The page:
But does it actually move?... Within say a 5 mile radius, how many people do you know who buy components regularly? Not just an emergency resistor or two once in a blue moon. And if they don't sell something as basic as soldering irons, they are pretty much painting a sign on the wall telling you that they don't want your custom anyway. Come back when you want an iPod dock and a remote controlled helicopter..

But that's what they have back/stock rooms for. A big box full of resistors in a back room, or even a drawer of them under the counter isn't using any retail display space. All you need do is ask the salesperson for however many you want of whatever size, and (s)he gets 'em out! Small components don't need to be out on display to be in stock. Even if they didn't stock every value of everything, which I wouldn't really expect them to, you think they'd at least stock the more common components. 10K pots, a dozen of the popular resistor & capacitor values, LEDs, etc.

And the back room also attracts rent, heat, light.. A box of cheap nasty screwdrivers will take up more space than a box of resistors, but the screwdrivers will always move. And realistically, it is not going to be one cardboard box with say 50 different values to rummage around in. It will be a rack of bins with a product number that the sales person can pick from. Do you keep all your resistors mixed up in a single box? Even with a colour code calculator, it would take the average sales person at these shops a significant amount of time to pick your order.

Lets say.. to guestimate the kind of storage space we are talking about.. 5 ranges of resistors, in 5 divisions.. 22R, 220R 2K 22K etc.. That would be 25 bins just for resistors. Capacitors, diodes, transistors.. Chips.. By the time you can carry a useful number of parts, the box of resistors or the drawer of parts is starting to look a wee bit cramped. . And that is only for the really really common stuff. Which will still be sitting there tarnishing a year from now.

Electronics shops these days are pretty much Argos without the back room Morlocks. I think Maplin even has those same little pens. If they can't type in the reference number, forget it.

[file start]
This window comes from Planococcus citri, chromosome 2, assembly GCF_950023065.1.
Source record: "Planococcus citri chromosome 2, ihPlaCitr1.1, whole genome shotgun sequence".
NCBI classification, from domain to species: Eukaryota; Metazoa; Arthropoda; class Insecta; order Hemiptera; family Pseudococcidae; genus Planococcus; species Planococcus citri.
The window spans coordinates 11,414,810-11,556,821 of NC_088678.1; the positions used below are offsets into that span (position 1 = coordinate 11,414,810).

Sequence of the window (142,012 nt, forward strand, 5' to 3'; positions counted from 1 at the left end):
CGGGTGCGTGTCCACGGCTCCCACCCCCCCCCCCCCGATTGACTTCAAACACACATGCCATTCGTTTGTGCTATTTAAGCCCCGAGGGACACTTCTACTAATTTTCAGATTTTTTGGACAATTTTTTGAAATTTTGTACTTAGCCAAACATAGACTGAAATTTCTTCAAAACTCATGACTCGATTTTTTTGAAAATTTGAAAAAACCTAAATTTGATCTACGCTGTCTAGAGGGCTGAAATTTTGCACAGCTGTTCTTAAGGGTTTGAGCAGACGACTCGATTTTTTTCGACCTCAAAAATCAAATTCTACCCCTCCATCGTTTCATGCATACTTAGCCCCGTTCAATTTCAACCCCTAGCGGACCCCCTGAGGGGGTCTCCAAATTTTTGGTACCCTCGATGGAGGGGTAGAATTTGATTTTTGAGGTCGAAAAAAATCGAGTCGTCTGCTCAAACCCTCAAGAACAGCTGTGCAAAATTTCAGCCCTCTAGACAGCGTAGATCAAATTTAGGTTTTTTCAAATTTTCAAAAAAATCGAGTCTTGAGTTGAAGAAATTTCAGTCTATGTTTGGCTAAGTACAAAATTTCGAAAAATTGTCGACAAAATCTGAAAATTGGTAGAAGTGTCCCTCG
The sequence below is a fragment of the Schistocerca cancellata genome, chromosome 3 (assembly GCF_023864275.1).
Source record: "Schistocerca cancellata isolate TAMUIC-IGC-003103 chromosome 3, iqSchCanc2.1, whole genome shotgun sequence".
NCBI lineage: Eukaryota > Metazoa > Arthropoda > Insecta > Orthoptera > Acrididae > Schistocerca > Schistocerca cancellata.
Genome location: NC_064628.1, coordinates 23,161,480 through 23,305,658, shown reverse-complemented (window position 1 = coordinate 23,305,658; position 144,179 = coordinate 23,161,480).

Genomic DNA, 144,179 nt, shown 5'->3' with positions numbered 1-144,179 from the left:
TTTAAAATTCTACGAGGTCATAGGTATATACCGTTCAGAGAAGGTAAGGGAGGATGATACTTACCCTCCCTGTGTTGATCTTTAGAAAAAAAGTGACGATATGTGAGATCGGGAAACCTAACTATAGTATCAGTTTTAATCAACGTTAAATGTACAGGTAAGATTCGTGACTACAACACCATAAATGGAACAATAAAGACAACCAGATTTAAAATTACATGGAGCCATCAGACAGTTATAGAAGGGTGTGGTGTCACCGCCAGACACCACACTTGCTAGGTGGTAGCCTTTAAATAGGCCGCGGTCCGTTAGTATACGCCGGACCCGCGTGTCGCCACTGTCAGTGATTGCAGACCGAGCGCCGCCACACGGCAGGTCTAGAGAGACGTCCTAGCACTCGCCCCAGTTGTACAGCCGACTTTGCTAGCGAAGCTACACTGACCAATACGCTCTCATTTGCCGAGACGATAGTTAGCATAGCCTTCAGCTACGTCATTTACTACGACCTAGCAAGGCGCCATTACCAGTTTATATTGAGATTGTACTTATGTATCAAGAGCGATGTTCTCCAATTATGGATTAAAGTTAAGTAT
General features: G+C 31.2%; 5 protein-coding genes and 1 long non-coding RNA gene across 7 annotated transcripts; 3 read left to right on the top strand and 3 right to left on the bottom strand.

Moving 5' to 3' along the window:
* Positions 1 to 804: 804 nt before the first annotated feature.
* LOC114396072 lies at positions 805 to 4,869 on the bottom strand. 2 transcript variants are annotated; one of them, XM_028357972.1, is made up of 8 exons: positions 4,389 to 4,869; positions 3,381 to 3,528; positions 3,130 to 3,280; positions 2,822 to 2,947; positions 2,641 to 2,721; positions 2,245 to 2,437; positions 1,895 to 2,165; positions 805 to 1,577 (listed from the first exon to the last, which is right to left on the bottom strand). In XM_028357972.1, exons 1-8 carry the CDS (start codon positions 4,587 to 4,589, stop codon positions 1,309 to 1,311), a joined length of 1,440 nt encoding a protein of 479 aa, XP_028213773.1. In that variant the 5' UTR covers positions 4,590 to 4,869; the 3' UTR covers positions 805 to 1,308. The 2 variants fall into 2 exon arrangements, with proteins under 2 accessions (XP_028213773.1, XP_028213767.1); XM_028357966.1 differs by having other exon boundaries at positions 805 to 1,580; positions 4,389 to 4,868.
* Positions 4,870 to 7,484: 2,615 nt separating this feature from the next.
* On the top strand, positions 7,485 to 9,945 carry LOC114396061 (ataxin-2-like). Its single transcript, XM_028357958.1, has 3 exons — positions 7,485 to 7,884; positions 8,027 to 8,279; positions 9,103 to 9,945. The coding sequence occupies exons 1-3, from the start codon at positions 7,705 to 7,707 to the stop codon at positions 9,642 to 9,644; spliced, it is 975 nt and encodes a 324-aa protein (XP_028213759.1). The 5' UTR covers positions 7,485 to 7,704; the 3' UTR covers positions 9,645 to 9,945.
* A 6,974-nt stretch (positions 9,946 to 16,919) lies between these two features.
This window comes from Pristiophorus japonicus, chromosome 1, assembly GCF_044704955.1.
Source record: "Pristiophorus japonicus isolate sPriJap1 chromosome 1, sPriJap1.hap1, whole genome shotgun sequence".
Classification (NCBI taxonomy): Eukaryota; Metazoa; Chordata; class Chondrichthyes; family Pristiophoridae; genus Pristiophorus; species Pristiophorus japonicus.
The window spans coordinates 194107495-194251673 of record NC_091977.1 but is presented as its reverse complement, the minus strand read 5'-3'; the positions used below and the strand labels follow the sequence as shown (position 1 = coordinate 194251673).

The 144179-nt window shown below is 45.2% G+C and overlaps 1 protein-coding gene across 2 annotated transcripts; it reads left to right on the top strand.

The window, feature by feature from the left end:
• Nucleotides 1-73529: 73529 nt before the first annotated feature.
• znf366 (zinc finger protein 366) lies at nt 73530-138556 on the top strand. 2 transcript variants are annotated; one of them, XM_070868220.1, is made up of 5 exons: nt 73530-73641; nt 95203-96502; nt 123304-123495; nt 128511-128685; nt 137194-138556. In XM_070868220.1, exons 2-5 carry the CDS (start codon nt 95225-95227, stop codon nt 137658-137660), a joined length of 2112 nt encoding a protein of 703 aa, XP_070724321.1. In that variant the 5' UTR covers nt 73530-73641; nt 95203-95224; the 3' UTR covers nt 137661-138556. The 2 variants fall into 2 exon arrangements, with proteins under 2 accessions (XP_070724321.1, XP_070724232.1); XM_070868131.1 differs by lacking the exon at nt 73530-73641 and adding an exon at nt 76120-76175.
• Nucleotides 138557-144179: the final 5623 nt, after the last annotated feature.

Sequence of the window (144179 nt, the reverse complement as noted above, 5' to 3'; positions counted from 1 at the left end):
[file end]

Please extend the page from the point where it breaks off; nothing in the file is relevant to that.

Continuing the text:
Even some neat kits, like the Adafruit clocks, the egg-bot, etc. would be a good start toward at least looking like they're still a hobbyist-friendly electronics retailer.

Those would be good. And stand a chance of moving. Well.. the cheaper ones that is. Especially if displayed well. With say the Ice Tube clock made up and running to show off what these kits are like. I quite fancy making one of those myself. Also, things like Arduino starter kits. Power supply kits for breadboards and the like. A little transistor tester circuit would be a good enough soldering practice project, and result in a useful tool at the end. Stuff that is pretty much self contained and immediately useful. And importantly.. you can plonk it down on the counter for the salesperson to scan the bar code, and ring up.

The "electronics section" of my local shop is a wall about 15ft wide by 8ft high of this mostly useless stuff - THAT'S a waste of retail space. The rest of the store is iPod docks, (a limited amount of) DJ equipment, a handful audio cables (mics & mixers, yet no XLR cables?!?) and cheap indoor radio controlled controlled toy helicopters.

There I agree. but they must sell enough to barely justify it, or they are all that is left form the once bigger range. The iPod docks, Low end DJ stuff, and remote control toys do sell though. And cabling has a gigantic markup. A half meter Ethernet patch cable in Maplin costs £5.49! Online, what.. A quid or two tops? And cables do move. Look how much places like PC world make from USB cables when they sell printers.